There were representatives of the International Chamber of Commerce, ICC Basis, OECD, UNICEF, Amazon, Girlhype Coders Academy and others, who took part in the session on keeping our children safe in the digital world.
This discussion touched upon various aspects of ensuring children's total and equal access to digital media, creating a safe and trustworthy online environment for children, as well as the responsibilities of various stakeholder groups in creating such an environment. Operational skills, a knowledge how to use a computer, or a tab, ability to an effective internet communication, is exactly what we need to develop in our children from a very early age. But educational system cannot manage alone, as teachers are not always highly digitally competent. Therefore, we should attract professionals from business or civil society organizations, who are quite good at digital technologies, thus having an opportunity to implement programs on the improvement of digital competence.
It was suggested to encourage “partnerships” among stakeholders who develop or implement these products, services or projects, involve families, teachers and children themselves, as well as strengthen the business role in developing and implementing these important measures for a safe, trustworthy and attractive online environment for children. The speakers also noted the need to create spaces where not only platforms, but also content, regulation and parents' control would be oriented and safe for children.
Tatyana Kurbatova, analyst of the Center for Global IT Cooperation, noted that companies operating in a digital environment with a children's audience should be responsible for violations and incidents in the network. It should be provided for by law. In order to prevent violations as the leakage of personal data and other things, all market players should be aware of the need to interact with law enforcement institutions and public organizations in order to find up to date means and methods to improve children's safety in the digital world.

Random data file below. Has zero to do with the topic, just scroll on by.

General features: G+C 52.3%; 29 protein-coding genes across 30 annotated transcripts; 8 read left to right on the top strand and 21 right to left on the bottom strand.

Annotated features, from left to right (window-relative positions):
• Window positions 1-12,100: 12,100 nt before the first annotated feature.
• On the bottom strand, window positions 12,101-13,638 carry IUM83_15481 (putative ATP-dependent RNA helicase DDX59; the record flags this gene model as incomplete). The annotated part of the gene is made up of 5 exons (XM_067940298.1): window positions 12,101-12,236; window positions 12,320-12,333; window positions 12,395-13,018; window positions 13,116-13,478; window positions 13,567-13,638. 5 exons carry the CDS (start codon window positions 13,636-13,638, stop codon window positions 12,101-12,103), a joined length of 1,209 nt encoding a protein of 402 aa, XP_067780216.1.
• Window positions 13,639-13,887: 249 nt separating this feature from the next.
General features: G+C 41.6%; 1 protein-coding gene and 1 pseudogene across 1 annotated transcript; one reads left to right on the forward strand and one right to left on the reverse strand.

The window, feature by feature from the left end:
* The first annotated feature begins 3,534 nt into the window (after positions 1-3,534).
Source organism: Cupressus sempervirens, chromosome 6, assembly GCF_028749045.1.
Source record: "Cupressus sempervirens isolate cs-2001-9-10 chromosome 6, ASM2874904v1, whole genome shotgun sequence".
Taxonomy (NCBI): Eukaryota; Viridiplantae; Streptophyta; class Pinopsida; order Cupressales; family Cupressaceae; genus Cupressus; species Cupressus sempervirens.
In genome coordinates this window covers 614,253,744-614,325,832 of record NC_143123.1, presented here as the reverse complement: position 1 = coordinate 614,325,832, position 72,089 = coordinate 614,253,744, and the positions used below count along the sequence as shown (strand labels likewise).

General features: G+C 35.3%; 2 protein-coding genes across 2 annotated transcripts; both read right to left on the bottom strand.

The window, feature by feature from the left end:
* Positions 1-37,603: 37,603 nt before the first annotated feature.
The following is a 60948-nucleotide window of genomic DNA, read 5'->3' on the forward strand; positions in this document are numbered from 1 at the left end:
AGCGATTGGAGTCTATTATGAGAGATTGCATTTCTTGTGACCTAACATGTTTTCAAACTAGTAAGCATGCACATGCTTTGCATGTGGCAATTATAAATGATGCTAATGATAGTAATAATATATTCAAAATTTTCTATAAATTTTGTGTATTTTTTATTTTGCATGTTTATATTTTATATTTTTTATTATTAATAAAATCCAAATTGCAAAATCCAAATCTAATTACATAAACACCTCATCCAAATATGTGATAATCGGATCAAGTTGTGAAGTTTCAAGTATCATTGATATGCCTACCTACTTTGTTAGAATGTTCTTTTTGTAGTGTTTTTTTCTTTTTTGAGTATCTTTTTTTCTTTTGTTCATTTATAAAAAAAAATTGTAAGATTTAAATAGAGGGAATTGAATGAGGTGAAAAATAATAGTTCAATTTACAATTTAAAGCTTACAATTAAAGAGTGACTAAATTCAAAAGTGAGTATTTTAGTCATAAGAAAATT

Speakers of the “Children's Privacy and EdTech Apps” session pointed out that most educational technologies and platforms collect student data and sell it to data brokers. This edtech industry had been rapidly growing, but the Covid-19 pandemic pushed it even forward, as it forced governments and schools throughout the whole world to adopt remote learning strategies, which were laid upon all students, including children. At the same time, children’s rights standards vocalize their right to full education and their right to having their data handled according to their best interests. At the same time, non-transparent and profitable methods of data handling are explained by the fact that children's right to education is captured by harmful technologies.
The database business models adopted by most digital platforms are "fueled" by the edtech industry in order to sell ads as well as display platforms. This enables children to spend more time online in order to collect more data about them, and as a result, targeted content is more accurate.
For example, a recent study by Human Rights Watch covering 49 most densely populated countries in the world, i.e. most children in the world who had some access to the Internet and devices, showed that 48 out of 49 countries authorized the use of at least one online learning product that followed children online after school hours. The results of the study prove that most of products sent children's personal and confidential information to advertising companies. These companies analyze such data to guess who a child might be, predict what he/she might do next, and, most importantly, how he/she might be influenced.
Tatyana Kurbatova emphasized that providing technological solutions for children so that they can get some content and information, as well as availability of protection means and parental control apps is still an open issue. Incentives for companies/platforms that implement such tools for free in their ecosystem could be such a solution. There is also a need to stimulate technology companies conducting successful R&D in the field of protection hardware, software, new tools and methods for detecting and localizing computer and cybersecurity threats.
According to discussion results, the participants once more stressed out the need for governments to adopt laws to protect children's data, because a child, parent or teacher is not obliged to know how to protect themselves, but governments should be responsible for how they and business itself handle children's privacy, and, ultimately, protect children in the Internet.